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The Year of the Rat Posted by on Feb 5, 2020 in Culture, festivals

Another Spring Festival has come and gone, and we are now in the Year of the Rat (鼠年 – shǔ nián). While it’s not exactly off to a great start thanks to the coronavirus, hopefully the year will take a more positive turn sooner than later. In this post, I’d like to focus on the Chinese zodiac (中国十二生肖 – zhōng guó shí’èr shēng xiào), as it’s a very interesting element of the local culture.

The Order of the Zodiac

You probably know that there are 12 different animals that make up the Chinese zodiac. What you may not know is the reason behind the order of the animals. For example, do you know why the rat marks the start of the zodiac? The answer may surprise you…

Image by George Tan from flickr.com.
Public Domain Mark 1.0

According to legend, the Jade Emperor decided to have the animals take part in a little race. As the smallest of the bunch, the rat was definitely an underdog in the race. The little rat was very clever (聪明 – cōng míng), however, as it decided to jump on the back of the ox (牛 – niú) at the start of the race.

The big stubborn ox didn’t even realize the rat was on its back! Just before the ox was about to cross the finish line (终点线 – zhōng diǎn xiàn), the rat leapt off its back and won the race in a giant upset. And that’s the reason why the rat marks the beginning of the Chinese zodiac cycle.

Characteristics of the Year of the Rat

If you were born on or after the Spring Festival in any of these years, you were born in the Year of the Rat – 1948, 1960, 1972, 1984, 1996, and 2008.

In addition to being clever, those born in the Year of the Rat are known to be industrious (勤劳 – qín láo) and curious (好奇 – hào qí). Rats are also good with money as they are thrifty (节 – jié jiǎn) and can manage their finances.

Image by a.canvas.of.light from flickr.com.
Attribution 2.0 Generic (CC BY 2.0)

In addition, it’s said that rats are good at taking advantage of opportunities. On the other hand, rats may lack the courage (勇气 – yǒng qì) to actually act on these opportunities. While rats have a kind personality, sometimes they can come off as being rude (无礼 – wú lǐ).

Those are just some general characteristics of people born in the Year of the Rat. It’s actually a lot more complicated than that, though. You see, each zodiac sign is associated with one of the five elements (五行 – wǔ xíng) – wood, fire, earth, metal, and water. That means that someone born after Chinese New Year in 2020 is a Metal Rat, which only happens once every 60 years. I told you it’s complicated!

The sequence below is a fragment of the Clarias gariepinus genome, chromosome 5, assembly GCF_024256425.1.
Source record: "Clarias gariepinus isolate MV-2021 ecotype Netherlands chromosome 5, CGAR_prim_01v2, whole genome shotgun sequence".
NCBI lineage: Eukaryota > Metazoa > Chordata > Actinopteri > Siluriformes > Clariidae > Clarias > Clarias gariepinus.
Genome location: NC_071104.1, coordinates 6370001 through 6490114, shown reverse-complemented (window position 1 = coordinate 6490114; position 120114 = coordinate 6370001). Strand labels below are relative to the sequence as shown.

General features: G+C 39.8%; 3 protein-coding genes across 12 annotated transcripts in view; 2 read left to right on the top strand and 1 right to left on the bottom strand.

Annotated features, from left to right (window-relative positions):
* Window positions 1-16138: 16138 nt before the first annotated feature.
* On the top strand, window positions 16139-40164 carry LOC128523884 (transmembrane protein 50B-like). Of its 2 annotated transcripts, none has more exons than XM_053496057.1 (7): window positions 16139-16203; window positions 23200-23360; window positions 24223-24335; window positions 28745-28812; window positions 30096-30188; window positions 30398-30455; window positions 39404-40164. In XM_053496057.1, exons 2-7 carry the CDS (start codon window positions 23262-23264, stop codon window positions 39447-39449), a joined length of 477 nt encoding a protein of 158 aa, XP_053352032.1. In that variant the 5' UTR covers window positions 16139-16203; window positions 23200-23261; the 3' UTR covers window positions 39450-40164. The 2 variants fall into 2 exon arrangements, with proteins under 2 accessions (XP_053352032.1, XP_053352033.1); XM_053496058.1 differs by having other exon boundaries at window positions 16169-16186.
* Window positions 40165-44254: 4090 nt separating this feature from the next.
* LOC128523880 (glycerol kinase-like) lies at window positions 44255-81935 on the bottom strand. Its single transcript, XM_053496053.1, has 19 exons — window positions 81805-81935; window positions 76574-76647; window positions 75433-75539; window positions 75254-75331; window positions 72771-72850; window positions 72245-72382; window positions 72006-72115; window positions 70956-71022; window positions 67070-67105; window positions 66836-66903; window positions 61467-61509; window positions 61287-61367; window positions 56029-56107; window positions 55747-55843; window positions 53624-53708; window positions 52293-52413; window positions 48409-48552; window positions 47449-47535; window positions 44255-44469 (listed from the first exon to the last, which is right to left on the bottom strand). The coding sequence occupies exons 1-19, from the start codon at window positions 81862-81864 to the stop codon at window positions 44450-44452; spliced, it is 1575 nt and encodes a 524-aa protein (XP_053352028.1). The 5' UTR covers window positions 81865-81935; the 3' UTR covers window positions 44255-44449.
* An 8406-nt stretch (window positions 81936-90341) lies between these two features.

Relationships and Career

In general, rats are known to be sociable (社会的 – shè huì de) and they find it easy to make friends. While they are good at meeting people and starting relationships, they’re not so good at maintaining them.

Despite the fact that the rat basically cheated to beat the ox in the race, these two signs are actually thought to be very compatible. The rat also pairs well with the monkey (猴 – hóu) and dragon (龙 – lóng). On the other hand, rats are not compatible with the horse (马 – mǎ) or rooster (鸡 – jī).

Because of their imagination, rats are well-suited for creative jobs. They make a good writer (作家 –  zuò jiā) or musician (音乐家 – yīn yuè jiā), for example. They are also good at technical work, so a rat might work as an engineer (工程师 – gōng chéng shī) or architect (建筑师 – jiàn zhú shī).

Here’s a fun little video talking about the Year of the Rat.

 

Famous People

Some famous people who were born in the Year of the Rat include: Mark Zuckerberg, Bono, Cristiano Ronaldo, Pope Francis, Eminem, and Prince Charles. What an interesting group that is!

Interestingly enough, many US Presidents were born in the Year of the Rat, including George Washington, Richard Nixon, Jimmy Carter, and George H.W. Bush. I’ll leave it to you to make your own joke about that nice coincidence!

 

Good and Bad Luck

There are lots of superstitions in Chinese culture. It’s why no one wants to live on the 4th floor, but everyone wants to live on the 8th floor. Four (四 – sì) sounds like death (死 – sǐ) and eight (八 – bā) sounds like wealth (发 – fā), in case you didn’t know. Of course, there are also things that are either lucky or unlucky for each of the signs on the Chinese zodiac.

For those born in the Year of the Rat, here’s a cheat-sheet for what’s lucky and unlucky:

  • Lucky Numbers: 2, 3
  • Unlucky Numbers: 5, 9
  • Lucky Colors: blue, gold, green
  • Unlucky Colors: yellow, brown
  • Lucky Directions: southeast, northeast
  • Unlucky Directions: west

Let’s hope that the bad luck this Year of the Rat has started with turns around real soon… after all, 2020 should be a lucky year!

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About the Author: sasha

Sasha is an English teacher, writer, photographer, and videographer from the great state of Michigan. Upon graduating from Michigan State University, he moved to China and spent 5+ years living, working, studying, and traveling there. He also studied Indonesian Language & Culture in Bali for a year. He and his wife run the travel blog Grateful Gypsies, and they're currently trying the digital nomad lifestyle across Latin America.


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